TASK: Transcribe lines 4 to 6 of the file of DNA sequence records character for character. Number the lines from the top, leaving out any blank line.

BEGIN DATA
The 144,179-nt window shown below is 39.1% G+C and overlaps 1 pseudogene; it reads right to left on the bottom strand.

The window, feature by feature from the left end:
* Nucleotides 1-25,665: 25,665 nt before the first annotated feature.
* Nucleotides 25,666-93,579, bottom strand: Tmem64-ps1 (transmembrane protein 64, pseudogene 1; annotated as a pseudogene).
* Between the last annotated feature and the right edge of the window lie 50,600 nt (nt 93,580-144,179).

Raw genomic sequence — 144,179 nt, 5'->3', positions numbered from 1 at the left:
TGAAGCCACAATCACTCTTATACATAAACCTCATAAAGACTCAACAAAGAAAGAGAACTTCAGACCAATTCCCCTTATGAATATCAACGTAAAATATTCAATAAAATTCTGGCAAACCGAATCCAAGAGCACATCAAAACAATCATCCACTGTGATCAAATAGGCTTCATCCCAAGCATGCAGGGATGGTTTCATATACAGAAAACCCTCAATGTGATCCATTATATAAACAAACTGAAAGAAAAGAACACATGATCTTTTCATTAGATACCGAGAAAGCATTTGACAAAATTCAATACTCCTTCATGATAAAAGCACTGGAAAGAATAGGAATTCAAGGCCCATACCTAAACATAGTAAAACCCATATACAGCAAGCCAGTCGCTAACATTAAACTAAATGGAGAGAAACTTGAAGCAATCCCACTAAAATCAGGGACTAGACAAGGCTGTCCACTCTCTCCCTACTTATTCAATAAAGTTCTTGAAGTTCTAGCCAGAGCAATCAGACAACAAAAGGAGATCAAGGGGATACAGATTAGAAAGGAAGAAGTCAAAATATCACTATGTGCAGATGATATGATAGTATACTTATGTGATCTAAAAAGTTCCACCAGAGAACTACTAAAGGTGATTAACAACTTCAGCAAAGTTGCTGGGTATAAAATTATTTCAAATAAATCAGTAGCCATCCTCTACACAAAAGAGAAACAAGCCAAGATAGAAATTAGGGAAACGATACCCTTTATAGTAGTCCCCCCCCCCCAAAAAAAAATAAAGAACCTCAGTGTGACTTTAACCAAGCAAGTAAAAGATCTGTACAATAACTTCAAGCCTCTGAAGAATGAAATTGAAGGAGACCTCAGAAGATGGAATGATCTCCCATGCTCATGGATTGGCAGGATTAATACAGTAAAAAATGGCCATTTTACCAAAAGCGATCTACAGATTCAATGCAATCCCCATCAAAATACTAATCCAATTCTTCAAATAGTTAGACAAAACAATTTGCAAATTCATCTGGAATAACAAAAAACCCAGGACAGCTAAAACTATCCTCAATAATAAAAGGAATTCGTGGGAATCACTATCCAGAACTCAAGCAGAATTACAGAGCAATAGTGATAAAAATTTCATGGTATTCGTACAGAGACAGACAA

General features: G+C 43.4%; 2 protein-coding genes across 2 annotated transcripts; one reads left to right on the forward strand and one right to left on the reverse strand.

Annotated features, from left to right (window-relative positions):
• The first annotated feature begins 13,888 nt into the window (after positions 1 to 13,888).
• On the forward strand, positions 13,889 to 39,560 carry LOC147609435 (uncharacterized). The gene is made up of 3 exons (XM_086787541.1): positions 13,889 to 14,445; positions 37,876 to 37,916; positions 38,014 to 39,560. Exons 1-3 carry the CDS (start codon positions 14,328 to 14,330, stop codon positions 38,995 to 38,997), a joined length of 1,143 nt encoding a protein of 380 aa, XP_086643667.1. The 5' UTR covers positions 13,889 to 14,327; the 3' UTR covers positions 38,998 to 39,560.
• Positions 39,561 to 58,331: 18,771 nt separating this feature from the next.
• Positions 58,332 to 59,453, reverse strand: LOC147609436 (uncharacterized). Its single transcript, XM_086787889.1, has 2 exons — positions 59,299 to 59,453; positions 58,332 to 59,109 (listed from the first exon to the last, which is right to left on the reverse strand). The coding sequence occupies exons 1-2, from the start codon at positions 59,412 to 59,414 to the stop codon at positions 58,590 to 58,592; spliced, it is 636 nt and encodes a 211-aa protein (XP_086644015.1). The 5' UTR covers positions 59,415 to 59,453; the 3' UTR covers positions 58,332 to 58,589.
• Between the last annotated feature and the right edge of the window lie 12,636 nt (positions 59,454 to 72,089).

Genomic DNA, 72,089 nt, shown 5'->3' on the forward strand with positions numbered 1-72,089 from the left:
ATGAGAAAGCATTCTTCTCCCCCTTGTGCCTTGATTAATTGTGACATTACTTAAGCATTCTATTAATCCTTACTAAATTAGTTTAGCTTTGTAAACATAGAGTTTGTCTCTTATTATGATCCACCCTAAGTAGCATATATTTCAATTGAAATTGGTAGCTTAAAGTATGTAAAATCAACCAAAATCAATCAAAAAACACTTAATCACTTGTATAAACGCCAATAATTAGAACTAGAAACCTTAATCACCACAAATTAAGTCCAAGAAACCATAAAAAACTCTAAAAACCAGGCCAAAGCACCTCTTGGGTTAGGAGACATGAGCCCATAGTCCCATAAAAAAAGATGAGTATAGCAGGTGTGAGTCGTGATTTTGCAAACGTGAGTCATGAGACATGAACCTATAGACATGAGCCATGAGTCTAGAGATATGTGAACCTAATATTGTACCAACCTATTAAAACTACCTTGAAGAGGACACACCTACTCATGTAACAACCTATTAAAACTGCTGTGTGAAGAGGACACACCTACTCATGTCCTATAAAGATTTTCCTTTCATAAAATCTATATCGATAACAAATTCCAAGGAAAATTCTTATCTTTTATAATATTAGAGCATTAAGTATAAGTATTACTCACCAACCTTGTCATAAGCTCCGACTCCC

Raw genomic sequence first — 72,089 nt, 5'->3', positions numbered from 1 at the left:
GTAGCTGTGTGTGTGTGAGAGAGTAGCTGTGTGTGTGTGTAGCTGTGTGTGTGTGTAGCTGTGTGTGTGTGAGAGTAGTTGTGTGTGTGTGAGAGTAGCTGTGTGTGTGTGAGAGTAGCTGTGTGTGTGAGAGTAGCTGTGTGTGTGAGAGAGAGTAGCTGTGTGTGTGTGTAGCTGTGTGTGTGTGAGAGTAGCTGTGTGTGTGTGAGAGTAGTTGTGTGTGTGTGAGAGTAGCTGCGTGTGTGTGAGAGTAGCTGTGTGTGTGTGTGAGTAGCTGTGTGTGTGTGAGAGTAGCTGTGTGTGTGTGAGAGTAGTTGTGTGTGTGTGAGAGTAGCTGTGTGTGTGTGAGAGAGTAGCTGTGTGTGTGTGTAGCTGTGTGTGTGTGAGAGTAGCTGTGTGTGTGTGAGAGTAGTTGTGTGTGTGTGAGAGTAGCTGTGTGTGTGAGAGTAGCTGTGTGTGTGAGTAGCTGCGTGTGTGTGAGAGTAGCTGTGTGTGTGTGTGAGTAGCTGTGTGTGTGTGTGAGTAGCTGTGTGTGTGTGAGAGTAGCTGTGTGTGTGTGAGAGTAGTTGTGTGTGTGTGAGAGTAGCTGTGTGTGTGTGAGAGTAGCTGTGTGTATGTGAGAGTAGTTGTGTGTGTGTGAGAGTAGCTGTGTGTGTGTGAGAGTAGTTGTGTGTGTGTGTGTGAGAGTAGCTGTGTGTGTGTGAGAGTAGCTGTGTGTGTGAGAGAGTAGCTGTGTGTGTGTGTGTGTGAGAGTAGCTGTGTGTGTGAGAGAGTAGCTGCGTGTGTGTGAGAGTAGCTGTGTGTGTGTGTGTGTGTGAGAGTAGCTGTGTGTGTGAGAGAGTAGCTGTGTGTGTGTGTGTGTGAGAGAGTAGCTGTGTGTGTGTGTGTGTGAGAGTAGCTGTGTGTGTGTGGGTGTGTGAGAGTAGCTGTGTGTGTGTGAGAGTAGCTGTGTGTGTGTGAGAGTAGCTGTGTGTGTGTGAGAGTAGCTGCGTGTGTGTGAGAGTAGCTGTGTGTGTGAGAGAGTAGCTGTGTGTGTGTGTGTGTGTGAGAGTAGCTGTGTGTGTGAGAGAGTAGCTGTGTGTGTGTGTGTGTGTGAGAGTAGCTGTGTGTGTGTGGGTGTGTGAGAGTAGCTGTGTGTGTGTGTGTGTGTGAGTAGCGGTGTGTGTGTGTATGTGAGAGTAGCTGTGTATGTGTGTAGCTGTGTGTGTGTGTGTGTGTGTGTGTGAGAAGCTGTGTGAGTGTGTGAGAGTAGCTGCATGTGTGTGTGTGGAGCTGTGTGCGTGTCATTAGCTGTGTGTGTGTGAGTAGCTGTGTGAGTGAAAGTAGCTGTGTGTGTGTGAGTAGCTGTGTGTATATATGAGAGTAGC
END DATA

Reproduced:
* Nucleotides 25,666-93,579, bottom strand: Tmem64-ps1 (transmembrane protein 64, pseudogene 1; annotated as a pseudogene).
* Between the last annotated feature and the right edge of the window lie 50,600 nt (nt 93,580-144,179).

Raw genomic sequence — 144,179 nt, 5'->3', positions numbered from 1 at the left: